The bad news for Michigan fans is that the Wolverines mustered just 58 yards through the air. The good news is that Donovan Peoples-Jones is coming into his own in the receiving game.

The freshman led Michigan with four receptions and accounted for 34 of the Wolverines’ passing yards — including an impressive over-the-head catch on 3rd-and-7 for a 17-yard gain in the second quarter.

That’s without mentioning that Peoples-Jones should have had a 60-yard touchdown reception.

In the first quarter, on 1st-and-10 from Michigan’s own 40-yard line, Peoples-Jones streaked through Indiana’s secondary and beat his coverage in a foot race on a go route, only to watch as fifth-year senior quarterback John O’Korn overthrew him.

Still, after a shaky start to the year serving as the Wolverines’ punt returner, Peoples-Jones has shown he has all the tools to become a viable receiving threat in the wake of fellow freshman Tarik Black’s injury.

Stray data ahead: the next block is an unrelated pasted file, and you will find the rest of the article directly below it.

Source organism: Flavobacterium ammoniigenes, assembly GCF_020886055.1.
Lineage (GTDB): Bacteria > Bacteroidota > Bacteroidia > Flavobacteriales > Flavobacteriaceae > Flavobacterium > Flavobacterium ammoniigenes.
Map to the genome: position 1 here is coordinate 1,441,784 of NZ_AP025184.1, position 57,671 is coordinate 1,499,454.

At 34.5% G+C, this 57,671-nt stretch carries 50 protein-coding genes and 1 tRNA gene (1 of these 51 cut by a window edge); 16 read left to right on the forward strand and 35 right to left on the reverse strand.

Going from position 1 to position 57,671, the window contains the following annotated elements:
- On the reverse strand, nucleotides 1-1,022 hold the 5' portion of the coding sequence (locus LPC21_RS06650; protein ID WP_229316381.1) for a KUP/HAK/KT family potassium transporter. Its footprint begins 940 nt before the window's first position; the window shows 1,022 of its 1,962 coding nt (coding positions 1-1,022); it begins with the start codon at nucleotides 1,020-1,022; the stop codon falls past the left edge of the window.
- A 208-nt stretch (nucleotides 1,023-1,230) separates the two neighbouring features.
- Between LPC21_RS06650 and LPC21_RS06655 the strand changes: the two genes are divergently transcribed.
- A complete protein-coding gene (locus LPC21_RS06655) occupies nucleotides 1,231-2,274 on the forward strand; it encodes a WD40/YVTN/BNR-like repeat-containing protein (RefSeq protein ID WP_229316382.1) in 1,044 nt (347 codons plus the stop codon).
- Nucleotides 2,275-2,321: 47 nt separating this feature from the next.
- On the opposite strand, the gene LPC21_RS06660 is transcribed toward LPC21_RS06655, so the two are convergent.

4. Penalties are a problem on both sides of the ball

“I tell my six-year-old not to spill the milk, and gosh darnit, the next thing you know, he’s spilled the milk.”

That’s the metaphor Michigan coach Jim Harbaugh used in comparison to the program-record 16 penalties the Wolverines committed.

Just as he tells his son not spill milk, he tells the team not to commit penalties. But penalties happen anyway.

Michigan’s offense caused four of them and the special teams units had three flags thrown against them on returns.

On one play in the second quarter, the Wolverines’ defense was flagged three times on a single play. Sophomore defensive back Khaleke Hudson was called offsides, and redshirt junior defensive back Brandon Watson held his receiver.